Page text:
CAML: Assessing Antarctic Marine Biodiversity
Initiated in 2006, CAML is a 5-year project which aims to assess the nature, distribution and abundance of all living creatures in the Southern Ocean in order to establish a baseline of Antarctic marine biodiversity against which future change can reliably be compared to.
For the second year in a row, scientists and associates from the Royal Belgian Institute of Natural Sciences took part during BELARE 2008-2009 in the Census for Antarctic marine Life (CAML). During BELARE 2008-2009, Alain De Broyer, Antoine Joris and Henri Robert (supported by the Fonds Léopold III) boarded the Ivan Papanin, a Russian ice-class cargo ship, in order to repeat the Top Predator census which had been done on board the same ship last year (BELARE 2007-2008) by René-Marie Lafontaine and Alain De Broyer.
For six weeks, data was collected during 234 half-hour periods in the open water and 210 half-hour periods in the sea ice. 51 species of birds, 5 species of whales, 6 species of dolphins and beaked whales, 3 species of seals and 1 specie of fur seal were observed and monitored qualitatively and quantitatively.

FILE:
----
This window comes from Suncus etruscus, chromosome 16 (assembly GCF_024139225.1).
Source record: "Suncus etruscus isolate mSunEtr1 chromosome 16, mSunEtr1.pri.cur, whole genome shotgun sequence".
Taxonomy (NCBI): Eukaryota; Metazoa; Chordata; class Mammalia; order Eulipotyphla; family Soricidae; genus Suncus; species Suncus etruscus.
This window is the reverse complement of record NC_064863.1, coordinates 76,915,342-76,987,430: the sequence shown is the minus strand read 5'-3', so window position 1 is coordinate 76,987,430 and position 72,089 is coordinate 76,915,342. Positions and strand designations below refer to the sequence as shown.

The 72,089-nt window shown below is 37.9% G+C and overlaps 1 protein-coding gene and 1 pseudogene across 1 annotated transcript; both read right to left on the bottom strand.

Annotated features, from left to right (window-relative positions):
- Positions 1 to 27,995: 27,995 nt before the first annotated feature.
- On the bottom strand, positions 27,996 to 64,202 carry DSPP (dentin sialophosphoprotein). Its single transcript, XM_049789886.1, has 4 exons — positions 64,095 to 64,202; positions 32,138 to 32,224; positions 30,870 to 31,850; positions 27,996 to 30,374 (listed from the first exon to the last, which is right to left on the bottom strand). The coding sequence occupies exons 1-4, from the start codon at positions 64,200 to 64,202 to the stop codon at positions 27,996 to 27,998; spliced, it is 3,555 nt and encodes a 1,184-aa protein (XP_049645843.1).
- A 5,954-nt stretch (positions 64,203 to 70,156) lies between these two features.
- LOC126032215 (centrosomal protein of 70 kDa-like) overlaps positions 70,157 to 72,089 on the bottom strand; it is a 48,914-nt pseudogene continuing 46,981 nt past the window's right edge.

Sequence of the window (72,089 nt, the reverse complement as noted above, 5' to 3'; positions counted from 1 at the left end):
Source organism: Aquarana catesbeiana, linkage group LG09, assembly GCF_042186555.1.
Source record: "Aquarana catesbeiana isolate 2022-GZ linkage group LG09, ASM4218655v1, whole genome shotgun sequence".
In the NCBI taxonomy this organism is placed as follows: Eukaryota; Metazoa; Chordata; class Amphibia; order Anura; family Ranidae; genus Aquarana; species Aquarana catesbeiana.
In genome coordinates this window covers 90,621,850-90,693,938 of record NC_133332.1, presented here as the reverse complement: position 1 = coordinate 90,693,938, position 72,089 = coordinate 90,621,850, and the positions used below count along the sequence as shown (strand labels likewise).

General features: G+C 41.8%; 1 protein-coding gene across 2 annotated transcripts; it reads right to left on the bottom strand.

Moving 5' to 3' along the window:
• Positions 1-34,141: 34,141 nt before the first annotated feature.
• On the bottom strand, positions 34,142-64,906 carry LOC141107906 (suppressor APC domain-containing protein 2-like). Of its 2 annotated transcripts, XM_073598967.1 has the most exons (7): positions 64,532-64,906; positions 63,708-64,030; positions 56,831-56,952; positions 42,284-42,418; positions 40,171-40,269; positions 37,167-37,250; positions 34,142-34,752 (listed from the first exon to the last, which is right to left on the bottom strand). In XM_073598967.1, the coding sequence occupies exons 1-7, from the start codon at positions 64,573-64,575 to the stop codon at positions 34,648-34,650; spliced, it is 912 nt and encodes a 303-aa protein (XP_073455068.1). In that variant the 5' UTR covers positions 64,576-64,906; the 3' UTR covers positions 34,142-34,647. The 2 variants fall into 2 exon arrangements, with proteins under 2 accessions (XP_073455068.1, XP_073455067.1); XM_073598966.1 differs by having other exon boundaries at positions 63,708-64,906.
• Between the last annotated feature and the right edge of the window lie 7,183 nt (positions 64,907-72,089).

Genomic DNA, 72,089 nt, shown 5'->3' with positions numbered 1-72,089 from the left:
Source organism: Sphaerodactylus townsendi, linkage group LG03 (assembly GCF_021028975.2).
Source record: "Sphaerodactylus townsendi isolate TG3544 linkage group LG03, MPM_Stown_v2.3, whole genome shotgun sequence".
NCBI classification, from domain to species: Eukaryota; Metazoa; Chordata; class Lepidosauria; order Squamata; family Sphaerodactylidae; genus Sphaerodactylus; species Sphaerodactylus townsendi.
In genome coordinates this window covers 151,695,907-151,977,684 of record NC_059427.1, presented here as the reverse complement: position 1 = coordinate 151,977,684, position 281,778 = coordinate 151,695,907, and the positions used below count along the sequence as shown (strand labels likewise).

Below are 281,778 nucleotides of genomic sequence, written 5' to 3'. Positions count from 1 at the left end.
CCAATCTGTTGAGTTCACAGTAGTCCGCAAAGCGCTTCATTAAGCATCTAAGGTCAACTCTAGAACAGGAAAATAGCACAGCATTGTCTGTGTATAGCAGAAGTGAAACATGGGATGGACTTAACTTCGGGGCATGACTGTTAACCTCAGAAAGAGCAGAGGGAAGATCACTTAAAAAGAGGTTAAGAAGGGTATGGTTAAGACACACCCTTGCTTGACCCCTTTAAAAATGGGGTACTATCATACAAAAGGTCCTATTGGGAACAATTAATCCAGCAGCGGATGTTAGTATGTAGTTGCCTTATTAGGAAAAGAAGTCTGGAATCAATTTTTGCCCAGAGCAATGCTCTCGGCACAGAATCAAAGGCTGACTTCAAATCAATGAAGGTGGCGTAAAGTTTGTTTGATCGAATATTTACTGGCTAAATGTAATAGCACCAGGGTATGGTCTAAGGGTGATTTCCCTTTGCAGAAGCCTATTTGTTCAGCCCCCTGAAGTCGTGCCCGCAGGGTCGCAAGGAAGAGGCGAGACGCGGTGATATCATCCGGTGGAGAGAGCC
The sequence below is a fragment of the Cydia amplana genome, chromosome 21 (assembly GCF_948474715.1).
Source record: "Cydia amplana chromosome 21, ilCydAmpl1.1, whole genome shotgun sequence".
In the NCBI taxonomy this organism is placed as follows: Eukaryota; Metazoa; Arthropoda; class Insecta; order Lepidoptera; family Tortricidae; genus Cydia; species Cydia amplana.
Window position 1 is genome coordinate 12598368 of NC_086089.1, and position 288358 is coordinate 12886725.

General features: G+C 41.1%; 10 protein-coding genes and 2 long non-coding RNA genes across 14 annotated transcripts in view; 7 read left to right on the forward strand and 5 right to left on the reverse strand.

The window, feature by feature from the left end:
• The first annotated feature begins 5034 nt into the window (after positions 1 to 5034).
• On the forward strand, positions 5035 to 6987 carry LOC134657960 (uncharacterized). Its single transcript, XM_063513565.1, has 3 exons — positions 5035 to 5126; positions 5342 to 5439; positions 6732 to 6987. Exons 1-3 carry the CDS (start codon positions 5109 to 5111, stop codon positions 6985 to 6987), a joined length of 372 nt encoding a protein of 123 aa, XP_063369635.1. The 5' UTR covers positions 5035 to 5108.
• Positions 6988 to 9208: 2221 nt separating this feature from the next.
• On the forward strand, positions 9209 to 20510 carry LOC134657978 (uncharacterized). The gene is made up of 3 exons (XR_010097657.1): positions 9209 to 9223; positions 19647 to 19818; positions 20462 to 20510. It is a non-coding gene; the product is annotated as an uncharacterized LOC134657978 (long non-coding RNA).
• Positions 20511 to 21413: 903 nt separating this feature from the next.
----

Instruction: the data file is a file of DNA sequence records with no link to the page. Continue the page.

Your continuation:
Observations are made with binoculars and telescopes. Every bird and mammal is recorded no matter how far away it is from the ship, and the GPS coordinates, meteorological conditions and time of day are noted at the beginning and end of each shift. A video descibing how data was collected by CAML members during BELARE 2007-2008 was published on the International Polar Foundation's science website, SciencePoles.
The two BELARE seasons have enabled scientists from CAML to cross the Southern Ocean and collect valuable data that will help better understand the distribution range and abundance of most species observed in a rarely visited region of the Antarctic.
In a near future, climate change may cause drastic perturbations to occur in the surrounding habitat of most species in the Southern Ocean. The CAML will allow future generations of scientists to assess, understand and, hopefully, limit the consequences of these perturbations.
Picture: On-board observations in the Southern Ocean - © International Polar Foundation